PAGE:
Rabies makes jackals go berserk | Sunday Observer

Rabies makes jackals go berserk

1 November, 2020

For weeks, several villages in the Kalutara district have been gripped with fear after a series of attacks on people by jackals roaming in the villages. In the most recent incident, last week a 20-year-old boy with special needs was attacked by a jackal at his home in Millewa, Horana. Witnessing the incident, his brother had rushed to help him. He had also been attacked by the jackal. The two brothers sustained minor injuries in the incident and the jackal had escaped.

But with widespread media coverage and repeated incidents of attacks, some even resulting in the deaths, the public now appears to have turned against jackals despite coexisting prior to the recent attacks. An 8-year-old girl, Kavini Nethsara died on September 9 after being infected with rabies following a jackal attack increasing the fear among villages.

Residents of Millewa, Millaniya and several other villages have taken to patrolling the area with clubs during the nights on the hunt for jackals. An attack on another boy in Millaniya recently resulted in the death of the jackal as fearful villagers had gone in search of the animal and beaten it to death. According to Wildlife officials, the department is now often flooded with calls from the public, asking for jackals in these areas to be taken away.

Sudden attacks

While attacking humans is not in the nature of jackals, a necropsy carried out on one of the jackals killed by villages perhaps revealed the cause of sudden attacks and change in the animal behaviour. According to the Department of Widlife, tests carried on the corpse revealed that the animal was suffering from rabies. Officials believe that the animals may have contracted the disease from stray dogs in the area.

According to Dr. Tharaka Prasad, the Director of Wildlife Health at the Department of Widlife, the department has identified at least five jackals infected with rabies. “A few have been killed by the villagers,” he said, adding that one jackal, which was in a critical condition, was handed over to Wildlife Department officials by villagers and had died later. According to him, a few cattle in the area have also tested positive for rabies. While there have been previous reports of rabid jackals, however, according to him, this is perhaps the first time such a widespread outbreak of the disease is reported among the jackal population in Sri Lanka.

The Sri Lankan jackal, known by its scientific name Canis Aureus is the only wild canid in the country, according to Dr. Tharaka Prasad. “This species often lives close to villages in wetlands,” he said. According to him, it is a common sight to see them close to paddy fields in the mornings. They often retreat to jungles later in the day.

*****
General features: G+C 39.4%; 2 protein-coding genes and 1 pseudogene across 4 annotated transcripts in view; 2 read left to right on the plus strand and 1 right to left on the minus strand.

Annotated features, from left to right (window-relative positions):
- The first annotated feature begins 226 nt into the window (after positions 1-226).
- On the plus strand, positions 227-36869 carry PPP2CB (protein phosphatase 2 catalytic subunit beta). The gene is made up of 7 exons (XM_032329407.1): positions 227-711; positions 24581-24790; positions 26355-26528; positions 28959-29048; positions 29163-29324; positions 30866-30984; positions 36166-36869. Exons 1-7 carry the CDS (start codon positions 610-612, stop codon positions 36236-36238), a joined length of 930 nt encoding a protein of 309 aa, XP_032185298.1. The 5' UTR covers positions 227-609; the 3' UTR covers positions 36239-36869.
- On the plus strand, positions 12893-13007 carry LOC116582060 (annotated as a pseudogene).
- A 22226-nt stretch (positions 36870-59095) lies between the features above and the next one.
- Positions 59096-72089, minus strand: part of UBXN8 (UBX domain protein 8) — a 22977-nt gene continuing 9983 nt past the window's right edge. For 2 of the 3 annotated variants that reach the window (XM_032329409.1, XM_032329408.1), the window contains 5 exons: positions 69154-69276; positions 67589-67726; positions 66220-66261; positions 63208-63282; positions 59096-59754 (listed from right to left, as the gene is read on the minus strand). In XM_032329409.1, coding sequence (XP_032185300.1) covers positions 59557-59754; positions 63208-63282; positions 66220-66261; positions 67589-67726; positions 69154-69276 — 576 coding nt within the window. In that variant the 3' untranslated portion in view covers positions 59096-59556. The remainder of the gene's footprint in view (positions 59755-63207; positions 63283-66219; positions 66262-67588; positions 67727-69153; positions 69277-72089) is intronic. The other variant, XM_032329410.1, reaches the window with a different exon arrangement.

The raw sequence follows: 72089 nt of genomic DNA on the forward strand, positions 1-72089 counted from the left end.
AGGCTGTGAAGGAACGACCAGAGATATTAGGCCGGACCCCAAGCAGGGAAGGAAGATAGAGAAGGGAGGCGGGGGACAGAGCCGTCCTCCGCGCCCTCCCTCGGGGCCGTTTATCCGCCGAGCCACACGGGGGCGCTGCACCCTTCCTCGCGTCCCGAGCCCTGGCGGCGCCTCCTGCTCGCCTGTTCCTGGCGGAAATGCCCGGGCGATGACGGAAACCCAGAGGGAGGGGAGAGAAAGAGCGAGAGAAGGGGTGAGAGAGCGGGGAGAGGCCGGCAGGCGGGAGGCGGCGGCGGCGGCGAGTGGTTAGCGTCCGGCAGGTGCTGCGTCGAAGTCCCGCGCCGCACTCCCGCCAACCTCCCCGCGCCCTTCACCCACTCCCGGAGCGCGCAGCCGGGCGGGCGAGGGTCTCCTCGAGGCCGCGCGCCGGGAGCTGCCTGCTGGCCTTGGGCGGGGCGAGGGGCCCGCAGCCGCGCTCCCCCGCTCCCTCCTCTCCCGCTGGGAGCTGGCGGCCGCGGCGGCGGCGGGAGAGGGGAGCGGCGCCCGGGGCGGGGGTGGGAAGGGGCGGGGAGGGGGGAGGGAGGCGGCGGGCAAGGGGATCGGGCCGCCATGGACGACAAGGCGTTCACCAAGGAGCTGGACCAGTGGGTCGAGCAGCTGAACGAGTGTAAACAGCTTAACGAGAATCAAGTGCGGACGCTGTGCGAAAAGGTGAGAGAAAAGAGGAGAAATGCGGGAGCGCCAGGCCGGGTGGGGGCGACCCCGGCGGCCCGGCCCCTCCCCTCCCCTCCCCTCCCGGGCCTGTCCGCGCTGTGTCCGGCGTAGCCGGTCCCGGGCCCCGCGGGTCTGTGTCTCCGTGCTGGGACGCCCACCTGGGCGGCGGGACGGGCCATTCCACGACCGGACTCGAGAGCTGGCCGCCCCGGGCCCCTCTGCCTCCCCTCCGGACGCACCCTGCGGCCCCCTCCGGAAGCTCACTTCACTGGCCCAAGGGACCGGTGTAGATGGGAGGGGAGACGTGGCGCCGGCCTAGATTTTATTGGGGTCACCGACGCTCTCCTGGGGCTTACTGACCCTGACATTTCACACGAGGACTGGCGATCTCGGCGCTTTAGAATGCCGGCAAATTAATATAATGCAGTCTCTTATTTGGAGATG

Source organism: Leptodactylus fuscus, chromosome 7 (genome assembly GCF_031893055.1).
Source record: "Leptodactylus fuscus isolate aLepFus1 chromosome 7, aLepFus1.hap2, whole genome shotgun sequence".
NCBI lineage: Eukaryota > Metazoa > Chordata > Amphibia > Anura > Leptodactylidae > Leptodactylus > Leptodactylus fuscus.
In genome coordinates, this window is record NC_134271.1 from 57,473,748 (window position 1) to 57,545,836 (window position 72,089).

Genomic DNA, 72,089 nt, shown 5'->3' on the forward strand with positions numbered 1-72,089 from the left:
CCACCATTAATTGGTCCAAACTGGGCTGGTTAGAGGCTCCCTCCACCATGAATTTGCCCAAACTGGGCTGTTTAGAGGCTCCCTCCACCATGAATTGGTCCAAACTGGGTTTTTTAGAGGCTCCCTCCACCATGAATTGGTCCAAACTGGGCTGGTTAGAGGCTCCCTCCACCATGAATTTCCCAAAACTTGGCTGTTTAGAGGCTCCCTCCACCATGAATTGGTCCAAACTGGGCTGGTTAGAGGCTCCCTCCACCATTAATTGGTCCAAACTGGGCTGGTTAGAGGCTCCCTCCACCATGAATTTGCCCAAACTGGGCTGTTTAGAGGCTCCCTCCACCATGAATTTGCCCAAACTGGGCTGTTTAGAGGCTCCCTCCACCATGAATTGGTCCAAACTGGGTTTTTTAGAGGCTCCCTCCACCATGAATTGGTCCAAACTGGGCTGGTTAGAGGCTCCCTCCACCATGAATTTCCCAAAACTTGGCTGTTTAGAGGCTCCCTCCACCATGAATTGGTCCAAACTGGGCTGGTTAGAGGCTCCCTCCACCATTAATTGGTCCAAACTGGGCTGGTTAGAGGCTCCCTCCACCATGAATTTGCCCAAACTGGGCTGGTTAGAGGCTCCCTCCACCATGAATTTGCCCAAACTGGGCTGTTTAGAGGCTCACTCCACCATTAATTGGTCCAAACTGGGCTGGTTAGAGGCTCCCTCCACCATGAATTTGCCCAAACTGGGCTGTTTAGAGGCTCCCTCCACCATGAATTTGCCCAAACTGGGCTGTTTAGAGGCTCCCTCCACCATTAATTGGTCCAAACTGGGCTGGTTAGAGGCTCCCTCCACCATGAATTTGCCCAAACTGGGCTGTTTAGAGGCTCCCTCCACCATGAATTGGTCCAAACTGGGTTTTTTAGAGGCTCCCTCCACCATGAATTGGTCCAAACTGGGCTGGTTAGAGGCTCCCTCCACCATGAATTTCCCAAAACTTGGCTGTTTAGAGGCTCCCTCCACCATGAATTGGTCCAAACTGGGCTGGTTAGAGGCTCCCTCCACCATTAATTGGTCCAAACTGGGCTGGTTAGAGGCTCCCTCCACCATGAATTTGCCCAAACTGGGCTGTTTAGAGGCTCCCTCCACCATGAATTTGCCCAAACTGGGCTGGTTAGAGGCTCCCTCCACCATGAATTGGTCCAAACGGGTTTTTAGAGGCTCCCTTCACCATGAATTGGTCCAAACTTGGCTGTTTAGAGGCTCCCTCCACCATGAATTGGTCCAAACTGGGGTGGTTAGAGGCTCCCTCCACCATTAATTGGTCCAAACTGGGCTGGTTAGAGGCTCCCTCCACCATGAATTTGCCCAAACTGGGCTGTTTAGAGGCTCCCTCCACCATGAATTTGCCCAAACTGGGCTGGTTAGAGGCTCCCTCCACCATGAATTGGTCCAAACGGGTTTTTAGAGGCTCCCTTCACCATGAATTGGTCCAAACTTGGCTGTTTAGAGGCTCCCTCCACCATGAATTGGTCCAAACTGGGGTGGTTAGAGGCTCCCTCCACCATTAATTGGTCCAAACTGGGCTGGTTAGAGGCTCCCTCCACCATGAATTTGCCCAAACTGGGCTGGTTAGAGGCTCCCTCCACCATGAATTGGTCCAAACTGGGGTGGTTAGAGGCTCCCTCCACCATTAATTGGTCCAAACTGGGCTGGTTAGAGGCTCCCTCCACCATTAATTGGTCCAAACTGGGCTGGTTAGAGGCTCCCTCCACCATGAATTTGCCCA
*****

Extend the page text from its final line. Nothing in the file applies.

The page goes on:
“Though the media has shown that the jackal comes to villages to attack people, this is untrue,” he said. The animal is shy and often hides away from people. “Instead if they follow people, this could mean that they have been infected with rabies,” he said.

According to the Director of Wildlife Health, the jackals are an important species in the country’s ecosystem. An omnivorous feeder, the jackal often helps in controlling populations of other species, such as peacocks and rats which are considered as pests among farmers. Experts said removing jackals from the ecosystem could contribute to creating an ecological imbalance resulting in the increase of species considered as pests.

According to Widlife Department Director General Chandana Sooriyabandara, many requests from people to remove jackals in their areas to other locations are from areas that have no reported incidents relating to rabid jackals. Sooriyabandara said the panic and fear that has gripped the people is a result of sensationalised media reports on a few incidents. “It is not practical to kill all jackals or remove them from these areas,” he said.

Ecological imbalance

According to experts, the issue has arisen due to poor rabies control. While vaccinations are the only way to control rabies outbreaks, these programs have been stalled recently due to the Covid-19 outbreak. But Kalutara Regional Health Services Director Dr. Udaya Ratnayake said officials have now commenced a program to vaccinate 30,000 domestic dogs in the area.

He said 30 new staffers have been trained to carry out the program. Rathnayake said that the vaccination of dogs in the high risk areas of Millaniya and Madurawala will be completed within two weeks and the vaccination of dogs in Horana and Ingiriya will be completed within the next two months.

Dr. Tharaka Prasad said the Widlife Department has taken steps to ensure the safety of the people and the animals. “We have put up signboards asking people not to attack jackals in the area and avoid the animal,” he said. While rabies vaccination programs have commenced for dogs in the area, officials are also looking at the possibility of vaccinating jackals in high risk areas, he added.?

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